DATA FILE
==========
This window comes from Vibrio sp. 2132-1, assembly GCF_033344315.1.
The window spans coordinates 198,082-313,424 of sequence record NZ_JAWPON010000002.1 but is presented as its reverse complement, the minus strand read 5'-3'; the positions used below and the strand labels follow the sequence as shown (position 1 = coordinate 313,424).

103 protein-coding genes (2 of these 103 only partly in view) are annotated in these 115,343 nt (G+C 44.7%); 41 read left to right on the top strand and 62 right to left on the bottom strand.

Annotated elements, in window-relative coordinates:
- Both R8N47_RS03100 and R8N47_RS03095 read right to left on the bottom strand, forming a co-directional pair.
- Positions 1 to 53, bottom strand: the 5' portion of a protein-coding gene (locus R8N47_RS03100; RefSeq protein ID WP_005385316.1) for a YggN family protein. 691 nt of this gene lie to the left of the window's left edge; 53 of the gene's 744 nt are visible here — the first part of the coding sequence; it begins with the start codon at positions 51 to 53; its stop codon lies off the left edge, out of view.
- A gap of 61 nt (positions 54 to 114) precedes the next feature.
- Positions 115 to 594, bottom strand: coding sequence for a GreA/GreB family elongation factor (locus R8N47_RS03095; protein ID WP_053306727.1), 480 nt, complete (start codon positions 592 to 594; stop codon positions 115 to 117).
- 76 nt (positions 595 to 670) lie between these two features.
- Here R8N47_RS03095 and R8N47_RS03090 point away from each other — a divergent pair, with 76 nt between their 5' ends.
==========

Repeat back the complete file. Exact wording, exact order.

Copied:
This window comes from Vibrio sp. 2132-1, assembly GCF_033344315.1.
The window spans coordinates 198,082-313,424 of sequence record NZ_JAWPON010000002.1 but is presented as its reverse complement, the minus strand read 5'-3'; the positions used below and the strand labels follow the sequence as shown (position 1 = coordinate 313,424).

103 protein-coding genes (2 of these 103 only partly in view) are annotated in these 115,343 nt (G+C 44.7%); 41 read left to right on the top strand and 62 right to left on the bottom strand.

Annotated elements, in window-relative coordinates:
- Both R8N47_RS03100 and R8N47_RS03095 read right to left on the bottom strand, forming a co-directional pair.
- Positions 1 to 53, bottom strand: the 5' portion of a protein-coding gene (locus R8N47_RS03100; RefSeq protein ID WP_005385316.1) for a YggN family protein. 691 nt of this gene lie to the left of the window's left edge; 53 of the gene's 744 nt are visible here — the first part of the coding sequence; it begins with the start codon at positions 51 to 53; its stop codon lies off the left edge, out of view.
- A gap of 61 nt (positions 54 to 114) precedes the next feature.
- Positions 115 to 594, bottom strand: coding sequence for a GreA/GreB family elongation factor (locus R8N47_RS03095; protein ID WP_053306727.1), 480 nt, complete (start codon positions 592 to 594; stop codon positions 115 to 117).
- 76 nt (positions 595 to 670) lie between these two features.
- Here R8N47_RS03095 and R8N47_RS03090 point away from each other — a divergent pair, with 76 nt between their 5' ends.